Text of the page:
Tony made the usual face at the sound of the word doctors, but he nodded. That alone was so rare that Steve just took it and pressed the button for the nurses, who were likely waiting impatiently for Clint to let them pass. And sure enough, just after he pressed the button, two nurses bustled into the room, glaring over their shoulders before turning their full attention to their patient.

"That man?" Tony asked, and then, after answering the nurse's questions, "his... device?" And then he had to hold out his arm for the nurses to check his blood pressure.

"He's taken care of. His machine, whatever it is, is with Banner."

Tony nodded again. He barely flicked the nurses a smile. Normally, Steve would think he might be sulking about what had happened, about his precious armor getting beaten. And perhaps yes, that would come later, as he tirelessly worked to get rid of that weakness, as if to have a single flaw in his design was to invite catastrophe, or perhaps made him the weak link of the team instead of one of its strongest members.

But now he could recognize that look on Tony's face. He couldn't see those bright sparks of light anymore, but he could still match what he'd seen to what he was looking at now. And Tony was worried, certainly, but he was feeling doubt. Steve didn't think it could be about Tony himself; Tony usually chose not to look at himself. Steve had thought that ego; now he knew it to be shame. But there was no grimaced pinch to his lips to indicate that. So it had to be about him. About them, rather. About the "talk," and what it might entail.

Suddenly, Steve wanted these people out of the room.

So of course that was when the doctor came in.

"How are you today, Mr. Stark?" the man asked, already partly hiding behind his clipboard in preparation for Tony's ire. Steve briefly tightened his grip on Tony's hand in warning.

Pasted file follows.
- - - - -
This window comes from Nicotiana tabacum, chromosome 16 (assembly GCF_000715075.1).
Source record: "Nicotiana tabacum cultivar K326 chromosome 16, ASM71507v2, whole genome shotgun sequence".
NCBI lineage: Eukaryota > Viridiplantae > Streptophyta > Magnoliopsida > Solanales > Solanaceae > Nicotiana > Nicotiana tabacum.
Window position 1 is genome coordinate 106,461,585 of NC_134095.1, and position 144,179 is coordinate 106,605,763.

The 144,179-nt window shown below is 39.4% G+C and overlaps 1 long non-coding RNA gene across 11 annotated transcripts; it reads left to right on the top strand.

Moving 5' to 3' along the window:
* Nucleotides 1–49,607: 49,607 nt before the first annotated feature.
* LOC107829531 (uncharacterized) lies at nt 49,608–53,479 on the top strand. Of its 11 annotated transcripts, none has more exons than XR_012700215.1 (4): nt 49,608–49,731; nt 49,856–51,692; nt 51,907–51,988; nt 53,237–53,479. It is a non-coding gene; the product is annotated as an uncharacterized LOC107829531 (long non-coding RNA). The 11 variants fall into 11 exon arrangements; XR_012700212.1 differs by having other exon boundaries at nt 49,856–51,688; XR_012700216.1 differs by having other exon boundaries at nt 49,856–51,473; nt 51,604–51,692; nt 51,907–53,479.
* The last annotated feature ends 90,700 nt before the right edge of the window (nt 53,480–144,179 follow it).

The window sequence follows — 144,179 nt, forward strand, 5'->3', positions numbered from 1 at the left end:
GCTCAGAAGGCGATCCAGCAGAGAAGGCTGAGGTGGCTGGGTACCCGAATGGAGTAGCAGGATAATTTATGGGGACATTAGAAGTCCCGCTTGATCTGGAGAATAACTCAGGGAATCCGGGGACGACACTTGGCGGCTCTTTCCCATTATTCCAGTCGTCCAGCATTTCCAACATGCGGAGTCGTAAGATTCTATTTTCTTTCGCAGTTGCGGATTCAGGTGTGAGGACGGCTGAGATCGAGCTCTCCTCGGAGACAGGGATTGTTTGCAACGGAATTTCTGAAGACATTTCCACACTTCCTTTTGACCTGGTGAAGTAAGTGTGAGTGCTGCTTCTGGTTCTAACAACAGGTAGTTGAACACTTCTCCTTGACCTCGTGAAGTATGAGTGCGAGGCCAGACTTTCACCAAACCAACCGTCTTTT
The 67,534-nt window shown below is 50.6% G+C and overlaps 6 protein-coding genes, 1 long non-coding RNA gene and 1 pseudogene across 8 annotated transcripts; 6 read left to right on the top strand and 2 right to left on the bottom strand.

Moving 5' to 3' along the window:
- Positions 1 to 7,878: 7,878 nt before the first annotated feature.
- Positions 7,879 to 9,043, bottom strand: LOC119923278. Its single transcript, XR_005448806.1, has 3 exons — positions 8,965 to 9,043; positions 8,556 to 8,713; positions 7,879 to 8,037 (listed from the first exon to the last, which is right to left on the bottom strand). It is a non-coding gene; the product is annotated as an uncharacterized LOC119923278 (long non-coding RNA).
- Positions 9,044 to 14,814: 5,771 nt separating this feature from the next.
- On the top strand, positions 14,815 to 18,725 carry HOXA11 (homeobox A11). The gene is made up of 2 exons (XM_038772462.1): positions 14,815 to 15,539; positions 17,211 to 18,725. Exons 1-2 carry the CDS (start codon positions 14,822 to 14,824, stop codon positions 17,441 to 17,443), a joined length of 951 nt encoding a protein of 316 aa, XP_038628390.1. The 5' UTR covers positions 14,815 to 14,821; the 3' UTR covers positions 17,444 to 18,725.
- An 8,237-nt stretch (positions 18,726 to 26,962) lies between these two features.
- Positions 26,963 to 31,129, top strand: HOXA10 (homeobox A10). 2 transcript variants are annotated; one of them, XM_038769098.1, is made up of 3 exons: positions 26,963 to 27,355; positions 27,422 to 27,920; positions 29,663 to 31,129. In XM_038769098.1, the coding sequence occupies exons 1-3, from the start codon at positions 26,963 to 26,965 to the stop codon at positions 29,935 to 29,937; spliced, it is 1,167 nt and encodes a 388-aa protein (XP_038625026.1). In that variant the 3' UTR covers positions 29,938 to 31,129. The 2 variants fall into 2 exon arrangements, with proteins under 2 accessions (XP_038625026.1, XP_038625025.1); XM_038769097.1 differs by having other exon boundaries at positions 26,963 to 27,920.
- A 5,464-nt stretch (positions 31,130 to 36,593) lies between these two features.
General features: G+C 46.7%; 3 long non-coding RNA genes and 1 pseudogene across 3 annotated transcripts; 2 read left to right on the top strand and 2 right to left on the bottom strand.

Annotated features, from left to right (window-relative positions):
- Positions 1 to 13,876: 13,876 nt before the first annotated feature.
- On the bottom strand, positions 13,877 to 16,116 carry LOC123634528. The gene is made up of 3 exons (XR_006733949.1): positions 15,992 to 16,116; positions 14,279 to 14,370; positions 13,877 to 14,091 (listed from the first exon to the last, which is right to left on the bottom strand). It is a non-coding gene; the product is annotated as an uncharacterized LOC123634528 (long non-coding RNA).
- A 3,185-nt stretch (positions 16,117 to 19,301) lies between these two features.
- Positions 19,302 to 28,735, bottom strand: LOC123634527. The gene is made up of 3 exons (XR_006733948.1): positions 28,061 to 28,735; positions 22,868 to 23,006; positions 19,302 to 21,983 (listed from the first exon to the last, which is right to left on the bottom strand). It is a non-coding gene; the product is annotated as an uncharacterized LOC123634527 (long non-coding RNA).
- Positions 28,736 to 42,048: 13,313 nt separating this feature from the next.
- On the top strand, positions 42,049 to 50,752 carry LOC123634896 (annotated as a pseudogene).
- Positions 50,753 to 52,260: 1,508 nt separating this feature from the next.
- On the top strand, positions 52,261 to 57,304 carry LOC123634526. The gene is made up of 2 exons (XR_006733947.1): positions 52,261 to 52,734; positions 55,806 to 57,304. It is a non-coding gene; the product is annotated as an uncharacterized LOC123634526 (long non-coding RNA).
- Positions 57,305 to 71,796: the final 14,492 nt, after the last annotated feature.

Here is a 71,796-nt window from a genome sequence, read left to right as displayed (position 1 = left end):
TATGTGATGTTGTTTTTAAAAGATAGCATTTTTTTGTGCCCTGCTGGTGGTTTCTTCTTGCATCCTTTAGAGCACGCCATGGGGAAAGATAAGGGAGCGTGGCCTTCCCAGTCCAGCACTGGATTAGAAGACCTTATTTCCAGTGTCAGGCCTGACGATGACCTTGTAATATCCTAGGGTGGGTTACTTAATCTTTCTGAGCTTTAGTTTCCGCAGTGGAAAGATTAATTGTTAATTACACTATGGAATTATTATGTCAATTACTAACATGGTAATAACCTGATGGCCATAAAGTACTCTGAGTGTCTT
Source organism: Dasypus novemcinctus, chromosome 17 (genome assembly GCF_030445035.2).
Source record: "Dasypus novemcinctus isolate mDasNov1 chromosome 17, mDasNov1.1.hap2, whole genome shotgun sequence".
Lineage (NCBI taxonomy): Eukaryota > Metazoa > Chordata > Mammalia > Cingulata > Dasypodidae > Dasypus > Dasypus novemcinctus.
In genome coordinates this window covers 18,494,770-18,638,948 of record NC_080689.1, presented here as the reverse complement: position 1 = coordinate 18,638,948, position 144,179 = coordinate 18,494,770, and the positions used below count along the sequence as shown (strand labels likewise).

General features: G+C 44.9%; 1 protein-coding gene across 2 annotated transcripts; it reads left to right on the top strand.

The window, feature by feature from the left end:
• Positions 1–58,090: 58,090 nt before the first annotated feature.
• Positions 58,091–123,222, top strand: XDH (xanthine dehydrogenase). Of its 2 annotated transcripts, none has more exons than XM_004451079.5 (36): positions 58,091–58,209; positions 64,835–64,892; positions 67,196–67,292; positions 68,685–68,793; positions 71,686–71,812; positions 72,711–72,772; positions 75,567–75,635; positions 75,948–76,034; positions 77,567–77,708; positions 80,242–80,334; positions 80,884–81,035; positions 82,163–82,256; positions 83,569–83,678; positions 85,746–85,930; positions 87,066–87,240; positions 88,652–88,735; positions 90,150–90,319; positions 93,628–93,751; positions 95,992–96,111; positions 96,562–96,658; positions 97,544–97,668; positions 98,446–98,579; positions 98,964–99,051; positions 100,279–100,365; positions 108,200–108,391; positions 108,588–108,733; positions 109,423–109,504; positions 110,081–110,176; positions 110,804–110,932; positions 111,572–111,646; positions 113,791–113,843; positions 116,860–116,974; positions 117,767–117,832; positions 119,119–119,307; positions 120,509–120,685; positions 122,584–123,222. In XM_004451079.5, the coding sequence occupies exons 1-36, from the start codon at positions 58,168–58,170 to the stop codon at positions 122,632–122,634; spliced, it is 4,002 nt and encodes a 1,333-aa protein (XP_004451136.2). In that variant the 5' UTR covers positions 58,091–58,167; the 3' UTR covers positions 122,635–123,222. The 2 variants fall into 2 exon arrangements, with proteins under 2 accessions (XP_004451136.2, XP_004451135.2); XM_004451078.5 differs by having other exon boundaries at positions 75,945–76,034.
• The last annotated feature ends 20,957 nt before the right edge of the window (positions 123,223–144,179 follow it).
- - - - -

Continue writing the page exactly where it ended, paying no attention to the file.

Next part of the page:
"I understand the importance of checking up on him, doctor," he said, "but we have a situation to discuss. Please forgive me when I ask that you be brief."

The doctor nodded, looking almost relieved at the opportunity to leave the instant Tony made a fuss. And the promise of not having to put up with the doctor's ministrations for long seemed to make Tony relax a bit. Steve would have to remember that for the next inevitable time Tony came back from a fight injured.

The doctor's check-up was little more than a quick survey of Tony's minor injuries and a series of questions that made Tony roll his eyes and backtalk the poor man a bit. Steve only gave Tonya a stern look once; he'd never before caught how Tony would, for a short instant, shut his mouth and look like he'd just been told he would never be allowed in the suit again, before raising his chin and jutting out his jaw.

The humility Tony sometimes showed had always been a small surprise to Steve; how could someone with so much show so little ego for it when it counted? It seemed he'd finally found his answer. And he almost wished it didn't exist.

Steve was more impatient for the doctor to leave than Tony; as the man gave Tony the usual "nothing seems wrong, but we'd like to keep you overnight for observation, anyway," Steve was the one to glare hotly at the man and tap his foot against the tiled floor. Tony, for once, was the one to paste on a patient smile and tell the man that the hospital just didn't have the machinery necessary to catalog the possible ramifications of the device Hydra's man had used. It was Tony who said he would be supervised by the Avengers, and that, if something came up that they couldn't deal with, he would be brought back to the hospital. Steve was too busy wondering if Tony had always thought Steve was actually disappointed in him instead of the way he acted, as if the two were the same thing.